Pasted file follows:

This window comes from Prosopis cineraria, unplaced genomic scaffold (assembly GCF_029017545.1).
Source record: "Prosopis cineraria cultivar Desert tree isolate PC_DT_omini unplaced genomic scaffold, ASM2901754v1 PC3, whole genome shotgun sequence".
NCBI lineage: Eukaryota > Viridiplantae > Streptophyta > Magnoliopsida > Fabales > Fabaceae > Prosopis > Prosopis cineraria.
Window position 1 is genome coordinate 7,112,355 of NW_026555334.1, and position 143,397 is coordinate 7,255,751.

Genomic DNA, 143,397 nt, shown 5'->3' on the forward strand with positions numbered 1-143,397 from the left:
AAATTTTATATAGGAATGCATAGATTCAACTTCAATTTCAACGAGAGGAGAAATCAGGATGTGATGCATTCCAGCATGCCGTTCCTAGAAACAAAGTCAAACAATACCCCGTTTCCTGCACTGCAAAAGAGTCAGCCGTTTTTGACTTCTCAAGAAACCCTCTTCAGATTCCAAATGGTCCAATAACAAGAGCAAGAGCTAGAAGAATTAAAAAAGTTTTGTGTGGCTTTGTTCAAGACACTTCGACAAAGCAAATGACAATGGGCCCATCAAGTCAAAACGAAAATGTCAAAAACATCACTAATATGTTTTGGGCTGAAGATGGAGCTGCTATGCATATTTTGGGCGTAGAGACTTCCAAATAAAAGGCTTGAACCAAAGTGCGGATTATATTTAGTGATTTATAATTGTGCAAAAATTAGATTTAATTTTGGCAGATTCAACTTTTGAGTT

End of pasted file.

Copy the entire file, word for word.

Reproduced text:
This window comes from Prosopis cineraria, unplaced genomic scaffold (assembly GCF_029017545.1).
Source record: "Prosopis cineraria cultivar Desert tree isolate PC_DT_omini unplaced genomic scaffold, ASM2901754v1 PC3, whole genome shotgun sequence".
NCBI lineage: Eukaryota > Viridiplantae > Streptophyta > Magnoliopsida > Fabales > Fabaceae > Prosopis > Prosopis cineraria.
Window position 1 is genome coordinate 7,112,355 of NW_026555334.1, and position 143,397 is coordinate 7,255,751.

Genomic DNA, 143,397 nt, shown 5'->3' on the forward strand with positions numbered 1-143,397 from the left:
AAATTTTATATAGGAATGCATAGATTCAACTTCAATTTCAACGAGAGGAGAAATCAGGATGTGATGCATTCCAGCATGCCGTTCCTAGAAACAAAGTCAAACAATACCCCGTTTCCTGCACTGCAAAAGAGTCAGCCGTTTTTGACTTCTCAAGAAACCCTCTTCAGATTCCAAATGGTCCAATAACAAGAGCAAGAGCTAGAAGAATTAAAAAAGTTTTGTGTGGCTTTGTTCAAGACACTTCGACAAAGCAAATGACAATGGGCCCATCAAGTCAAAACGAAAATGTCAAAAACATCACTAATATGTTTTGGGCTGAAGATGGAGCTGCTATGCATATTTTGGGCGTAGAGACTTCCAAATAAAAGGCTTGAACCAAAGTGCGGATTATATTTAGTGATTTATAATTGTGCAAAAATTAGATTTAATTTTGGCAGATTCAACTTTTGAGTT